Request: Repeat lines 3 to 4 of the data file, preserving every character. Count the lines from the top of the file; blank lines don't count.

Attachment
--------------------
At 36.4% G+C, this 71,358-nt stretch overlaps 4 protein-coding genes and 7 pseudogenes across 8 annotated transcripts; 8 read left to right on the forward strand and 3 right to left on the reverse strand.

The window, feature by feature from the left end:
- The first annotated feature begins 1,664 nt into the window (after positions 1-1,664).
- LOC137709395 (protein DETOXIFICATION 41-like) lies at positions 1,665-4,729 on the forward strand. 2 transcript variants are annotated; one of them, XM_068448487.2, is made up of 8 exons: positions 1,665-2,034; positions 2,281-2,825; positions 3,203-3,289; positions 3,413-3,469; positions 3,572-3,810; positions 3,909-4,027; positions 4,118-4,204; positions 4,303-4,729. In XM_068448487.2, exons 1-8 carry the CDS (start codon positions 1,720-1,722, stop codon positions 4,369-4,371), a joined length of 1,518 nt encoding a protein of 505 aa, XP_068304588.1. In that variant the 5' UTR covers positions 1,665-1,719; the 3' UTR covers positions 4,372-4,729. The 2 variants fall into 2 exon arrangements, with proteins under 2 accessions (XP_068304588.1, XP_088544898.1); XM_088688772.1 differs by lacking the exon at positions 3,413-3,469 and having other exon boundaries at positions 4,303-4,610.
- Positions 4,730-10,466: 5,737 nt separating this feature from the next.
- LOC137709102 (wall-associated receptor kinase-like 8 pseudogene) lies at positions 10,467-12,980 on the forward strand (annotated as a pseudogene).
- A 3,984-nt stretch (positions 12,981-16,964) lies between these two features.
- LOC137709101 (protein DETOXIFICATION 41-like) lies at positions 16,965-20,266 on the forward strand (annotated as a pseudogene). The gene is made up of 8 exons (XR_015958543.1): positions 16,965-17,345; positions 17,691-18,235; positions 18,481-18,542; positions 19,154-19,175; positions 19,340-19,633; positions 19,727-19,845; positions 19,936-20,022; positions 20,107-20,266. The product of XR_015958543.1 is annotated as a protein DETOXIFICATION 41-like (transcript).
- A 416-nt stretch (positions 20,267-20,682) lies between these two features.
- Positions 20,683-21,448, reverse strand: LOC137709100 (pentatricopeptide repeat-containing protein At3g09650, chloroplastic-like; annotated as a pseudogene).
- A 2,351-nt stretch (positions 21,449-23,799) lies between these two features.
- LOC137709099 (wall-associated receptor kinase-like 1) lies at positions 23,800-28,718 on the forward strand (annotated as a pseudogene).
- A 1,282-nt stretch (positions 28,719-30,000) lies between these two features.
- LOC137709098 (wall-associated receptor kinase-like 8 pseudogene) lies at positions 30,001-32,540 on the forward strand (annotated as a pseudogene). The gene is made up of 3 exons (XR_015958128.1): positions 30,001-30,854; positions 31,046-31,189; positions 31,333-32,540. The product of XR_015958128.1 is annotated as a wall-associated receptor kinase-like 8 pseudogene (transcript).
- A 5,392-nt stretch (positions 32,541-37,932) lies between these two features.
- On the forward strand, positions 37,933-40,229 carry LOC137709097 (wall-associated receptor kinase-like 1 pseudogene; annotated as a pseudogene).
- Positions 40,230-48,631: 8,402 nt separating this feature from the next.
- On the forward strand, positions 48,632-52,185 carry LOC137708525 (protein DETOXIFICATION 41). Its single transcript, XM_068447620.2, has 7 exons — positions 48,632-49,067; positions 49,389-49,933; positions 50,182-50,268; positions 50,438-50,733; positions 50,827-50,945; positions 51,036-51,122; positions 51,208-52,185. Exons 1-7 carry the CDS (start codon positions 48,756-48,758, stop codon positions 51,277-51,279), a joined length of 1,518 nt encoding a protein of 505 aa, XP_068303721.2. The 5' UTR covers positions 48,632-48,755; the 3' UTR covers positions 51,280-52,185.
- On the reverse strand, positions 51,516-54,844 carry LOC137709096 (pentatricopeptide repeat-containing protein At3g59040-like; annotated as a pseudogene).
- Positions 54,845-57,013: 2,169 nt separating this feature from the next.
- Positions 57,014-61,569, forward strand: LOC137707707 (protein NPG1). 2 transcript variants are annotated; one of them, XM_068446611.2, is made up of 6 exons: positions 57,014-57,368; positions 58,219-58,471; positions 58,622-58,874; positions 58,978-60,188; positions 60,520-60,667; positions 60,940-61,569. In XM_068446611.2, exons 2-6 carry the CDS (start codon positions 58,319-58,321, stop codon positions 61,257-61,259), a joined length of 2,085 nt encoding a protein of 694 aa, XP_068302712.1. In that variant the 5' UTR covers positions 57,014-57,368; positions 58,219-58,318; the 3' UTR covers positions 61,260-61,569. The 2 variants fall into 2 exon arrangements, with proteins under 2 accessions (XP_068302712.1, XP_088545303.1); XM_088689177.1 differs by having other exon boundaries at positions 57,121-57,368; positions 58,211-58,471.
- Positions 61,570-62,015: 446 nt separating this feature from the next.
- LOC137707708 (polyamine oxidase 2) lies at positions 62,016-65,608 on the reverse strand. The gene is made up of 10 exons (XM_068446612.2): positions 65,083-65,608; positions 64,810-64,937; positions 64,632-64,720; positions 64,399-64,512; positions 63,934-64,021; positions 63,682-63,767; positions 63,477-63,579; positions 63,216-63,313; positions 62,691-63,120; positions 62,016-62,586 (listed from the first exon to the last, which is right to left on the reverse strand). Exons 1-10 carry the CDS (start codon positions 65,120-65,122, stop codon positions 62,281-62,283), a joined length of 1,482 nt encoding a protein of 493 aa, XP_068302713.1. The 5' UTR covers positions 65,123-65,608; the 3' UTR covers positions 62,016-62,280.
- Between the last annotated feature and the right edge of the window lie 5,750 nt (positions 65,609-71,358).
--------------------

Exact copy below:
- The first annotated feature begins 1,664 nt into the window (after positions 1-1,664).
- LOC137709395 (protein DETOXIFICATION 41-like) lies at positions 1,665-4,729 on the forward strand. 2 transcript variants are annotated; one of them, XM_068448487.2, is made up of 8 exons: positions 1,665-2,034; positions 2,281-2,825; positions 3,203-3,289; positions 3,413-3,469; positions 3,572-3,810; positions 3,909-4,027; positions 4,118-4,204; positions 4,303-4,729. In XM_068448487.2, exons 1-8 carry the CDS (start codon positions 1,720-1,722, stop codon positions 4,369-4,371), a joined length of 1,518 nt encoding a protein of 505 aa, XP_068304588.1. In that variant the 5' UTR covers positions 1,665-1,719; the 3' UTR covers positions 4,372-4,729. The 2 variants fall into 2 exon arrangements, with proteins under 2 accessions (XP_068304588.1, XP_088544898.1); XM_088688772.1 differs by lacking the exon at positions 3,413-3,469 and having other exon boundaries at positions 4,303-4,610.